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Friday, March 06, 2009

The Dark Truth of Bees

There. Up much too early, to accompany Stephin Merritt to the airport, so we only had to do one airport run and so I could use my magic flies-too-much powers to whisk Stephin through the special short lines.

Am now holed up in the Northwest Lounge, catching up on email and getting work done. The danger of doing this is that I can completely go into the Writing Stuff  headspace, and in two hours and 15 minutes from now utterly forget that I should be leaving the lounge and finding a gate and getting onto a plane. (So I wrote the last sentence as the equivalent of tying a knot in my handkerchief.) 

Let's see...

Wish I could go to the South By Southwest festival next week (I can't, because it is Maddy's spring break, and we have adventures planned). It seems like everyone I talk to is going to be there. Amanda Palmer is playing, Tori Amos is playing (an hour apart, in a vicious wossname for fans of both, or just people who want to see my friends in concert), and Duncan Jones's film MOON will be showing.

He was kind enough to slip me a DVD to watch the last time I was in London, and I really loved it. It was a hard science fiction film, like, say, Outland, the sort of film they seemed to stop making when Star Wars happened and movie SF became space opera and fantasy: MOON is hard SF, set on the far side of the moon, with Sam Rockwell as an astronaut who is looking forward to going home after three years and is about to get some nasty surprises. It's hard to be too enthusiastic about specific things without giving plot surprises away (Sam Rockwell's performance --performances-- is astonishing, but to explain why is already a spoiler). It feels real -- a good, solid, smart, hard SF movie of the kind they don't make any more.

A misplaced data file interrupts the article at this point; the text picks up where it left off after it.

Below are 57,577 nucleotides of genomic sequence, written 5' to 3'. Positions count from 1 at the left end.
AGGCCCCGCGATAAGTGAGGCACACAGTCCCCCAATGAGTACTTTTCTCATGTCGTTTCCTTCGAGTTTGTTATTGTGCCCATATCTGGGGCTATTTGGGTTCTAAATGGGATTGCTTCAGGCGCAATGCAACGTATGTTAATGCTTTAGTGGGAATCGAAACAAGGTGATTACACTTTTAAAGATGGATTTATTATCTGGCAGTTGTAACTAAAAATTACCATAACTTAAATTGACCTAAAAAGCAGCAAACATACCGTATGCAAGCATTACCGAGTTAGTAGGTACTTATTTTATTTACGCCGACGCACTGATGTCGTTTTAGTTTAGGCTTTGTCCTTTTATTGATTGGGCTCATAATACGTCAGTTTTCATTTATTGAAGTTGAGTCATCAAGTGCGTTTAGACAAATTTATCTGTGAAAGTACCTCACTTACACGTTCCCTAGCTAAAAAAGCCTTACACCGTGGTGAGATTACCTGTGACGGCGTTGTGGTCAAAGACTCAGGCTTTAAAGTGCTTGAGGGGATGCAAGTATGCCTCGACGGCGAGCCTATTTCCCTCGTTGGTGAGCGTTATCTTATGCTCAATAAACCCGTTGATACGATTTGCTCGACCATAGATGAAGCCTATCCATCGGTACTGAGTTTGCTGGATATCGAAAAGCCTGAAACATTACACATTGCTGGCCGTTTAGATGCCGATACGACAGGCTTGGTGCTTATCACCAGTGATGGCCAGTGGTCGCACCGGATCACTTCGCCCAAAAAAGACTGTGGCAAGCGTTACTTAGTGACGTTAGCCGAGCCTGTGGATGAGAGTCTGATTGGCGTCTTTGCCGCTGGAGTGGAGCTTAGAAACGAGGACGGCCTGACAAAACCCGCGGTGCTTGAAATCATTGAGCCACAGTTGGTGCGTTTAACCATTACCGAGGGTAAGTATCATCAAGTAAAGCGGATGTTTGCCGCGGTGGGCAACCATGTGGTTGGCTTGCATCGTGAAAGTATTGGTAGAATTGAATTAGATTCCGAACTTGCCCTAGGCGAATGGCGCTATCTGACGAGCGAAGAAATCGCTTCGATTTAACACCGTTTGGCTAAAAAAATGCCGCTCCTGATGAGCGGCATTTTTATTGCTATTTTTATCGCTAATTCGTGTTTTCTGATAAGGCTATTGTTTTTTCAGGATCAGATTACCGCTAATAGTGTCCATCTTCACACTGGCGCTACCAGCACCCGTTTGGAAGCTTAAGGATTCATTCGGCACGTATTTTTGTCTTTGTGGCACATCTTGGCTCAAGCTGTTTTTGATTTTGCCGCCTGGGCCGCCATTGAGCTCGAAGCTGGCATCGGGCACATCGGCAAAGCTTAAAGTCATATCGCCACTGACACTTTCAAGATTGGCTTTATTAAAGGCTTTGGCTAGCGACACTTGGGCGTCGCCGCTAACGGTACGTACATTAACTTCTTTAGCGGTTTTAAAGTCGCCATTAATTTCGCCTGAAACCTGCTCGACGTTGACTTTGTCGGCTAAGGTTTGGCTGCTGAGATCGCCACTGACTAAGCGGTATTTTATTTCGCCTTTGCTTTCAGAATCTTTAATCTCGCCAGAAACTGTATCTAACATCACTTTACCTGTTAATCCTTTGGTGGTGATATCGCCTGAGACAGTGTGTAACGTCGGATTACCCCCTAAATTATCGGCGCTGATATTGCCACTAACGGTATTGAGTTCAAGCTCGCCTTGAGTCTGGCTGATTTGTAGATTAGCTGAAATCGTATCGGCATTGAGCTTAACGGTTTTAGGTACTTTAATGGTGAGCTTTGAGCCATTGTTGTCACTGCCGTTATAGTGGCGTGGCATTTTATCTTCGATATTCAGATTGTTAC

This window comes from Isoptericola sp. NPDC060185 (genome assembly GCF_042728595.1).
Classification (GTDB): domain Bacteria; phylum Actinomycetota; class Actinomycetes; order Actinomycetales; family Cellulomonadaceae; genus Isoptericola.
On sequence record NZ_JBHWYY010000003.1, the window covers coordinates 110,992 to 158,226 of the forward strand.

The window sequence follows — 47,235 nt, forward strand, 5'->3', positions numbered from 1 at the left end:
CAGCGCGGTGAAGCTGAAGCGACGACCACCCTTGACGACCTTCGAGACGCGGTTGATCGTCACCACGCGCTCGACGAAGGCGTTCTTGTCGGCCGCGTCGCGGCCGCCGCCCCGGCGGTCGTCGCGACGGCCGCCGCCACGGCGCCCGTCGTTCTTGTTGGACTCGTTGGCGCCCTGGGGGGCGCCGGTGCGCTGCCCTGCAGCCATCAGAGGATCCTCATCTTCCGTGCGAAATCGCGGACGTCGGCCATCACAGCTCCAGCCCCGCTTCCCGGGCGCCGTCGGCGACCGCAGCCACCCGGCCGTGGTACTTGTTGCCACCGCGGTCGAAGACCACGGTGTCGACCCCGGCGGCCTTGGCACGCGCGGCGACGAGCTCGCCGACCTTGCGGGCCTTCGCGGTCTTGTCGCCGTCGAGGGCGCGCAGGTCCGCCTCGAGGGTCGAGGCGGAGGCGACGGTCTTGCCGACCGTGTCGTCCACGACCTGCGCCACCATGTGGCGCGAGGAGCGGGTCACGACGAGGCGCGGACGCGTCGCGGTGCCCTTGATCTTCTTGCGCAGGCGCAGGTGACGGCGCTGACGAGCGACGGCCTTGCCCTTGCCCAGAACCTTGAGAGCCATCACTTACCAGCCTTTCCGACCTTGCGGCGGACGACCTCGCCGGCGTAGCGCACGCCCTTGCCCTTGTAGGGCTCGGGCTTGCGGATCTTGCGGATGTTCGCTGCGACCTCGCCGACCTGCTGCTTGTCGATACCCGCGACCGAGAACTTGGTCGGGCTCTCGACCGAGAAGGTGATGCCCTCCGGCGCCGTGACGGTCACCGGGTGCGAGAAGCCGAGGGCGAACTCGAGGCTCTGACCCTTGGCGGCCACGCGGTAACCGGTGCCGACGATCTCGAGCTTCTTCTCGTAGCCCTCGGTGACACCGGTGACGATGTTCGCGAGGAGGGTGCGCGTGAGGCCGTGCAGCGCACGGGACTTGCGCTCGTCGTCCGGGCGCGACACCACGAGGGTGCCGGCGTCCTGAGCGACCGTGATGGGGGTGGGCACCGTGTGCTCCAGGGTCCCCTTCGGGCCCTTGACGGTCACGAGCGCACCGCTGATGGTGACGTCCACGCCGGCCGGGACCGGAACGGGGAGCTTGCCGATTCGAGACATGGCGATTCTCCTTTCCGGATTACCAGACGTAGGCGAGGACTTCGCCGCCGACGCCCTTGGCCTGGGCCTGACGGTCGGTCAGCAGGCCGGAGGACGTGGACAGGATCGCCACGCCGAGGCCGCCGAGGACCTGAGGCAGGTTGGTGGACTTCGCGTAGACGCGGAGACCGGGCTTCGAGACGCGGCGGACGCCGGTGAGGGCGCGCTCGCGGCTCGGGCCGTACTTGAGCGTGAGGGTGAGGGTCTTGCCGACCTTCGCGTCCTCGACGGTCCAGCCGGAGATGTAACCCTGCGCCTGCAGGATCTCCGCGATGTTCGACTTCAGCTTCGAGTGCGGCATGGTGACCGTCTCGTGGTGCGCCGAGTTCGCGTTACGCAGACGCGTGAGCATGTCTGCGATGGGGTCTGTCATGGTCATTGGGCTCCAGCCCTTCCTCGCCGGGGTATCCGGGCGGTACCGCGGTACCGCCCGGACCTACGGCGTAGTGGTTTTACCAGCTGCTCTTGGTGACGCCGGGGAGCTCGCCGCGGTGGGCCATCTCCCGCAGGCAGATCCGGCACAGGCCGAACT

Who made that wonderful chest of drawers for you? The one in the picture of Stephin Merrit getting dog affection. My first thought when I saw the picture was, "Wow, I've never seen that kind of lens distortion before." Then I saw all the other straight lines and realized the chest was built that way. What fun

I saw it in a furniture factory in Xi'an, in China, when I was there last year, and decided it was needed. They shipped it over. Neither the chest of drawers nor the shipping were particularly expensive, and if they had a website I'd happily point you to it. (I'll investigate.)


Do you know when the new printings of the Graveyard Book with the Newbery stamp will be out? Even though I have the American and English printings, I look forward to the new one.

Peter Esztelecky
Waterloo, On. Canada


It's out.

Hi Neil

Is there any updated information on Hill House? I found out today that the "definitive" Martian Chronicles (formerly due from Hill House) is now being published by Subterranean Press, so I wondered if you knew whether something similar might be likely to happen with "Neverwhere".

Thank you

Tom


We're certainly hoping so, although it's taking a lot longer than I had dreamed to sort this out. Right now, the best I can do is,

"For those of you who are wondering what's going on with the Hill House limited edition of NEVERWHERE, please direct your inquiries to Jennifer Brehl, Neil's editor at William Morrow. She may be contacted at jennifer.brehl (at) harpercollins.com."


...

The French Graveyard Book is not called The Graveyard Book.

...

Finally, this, from James Kennedy's blog, made me smile. (And also, made me want to read his book, The Order of Odd-Fish.) Did I write all that stuff they say I did? O but I did not. It was the bees.

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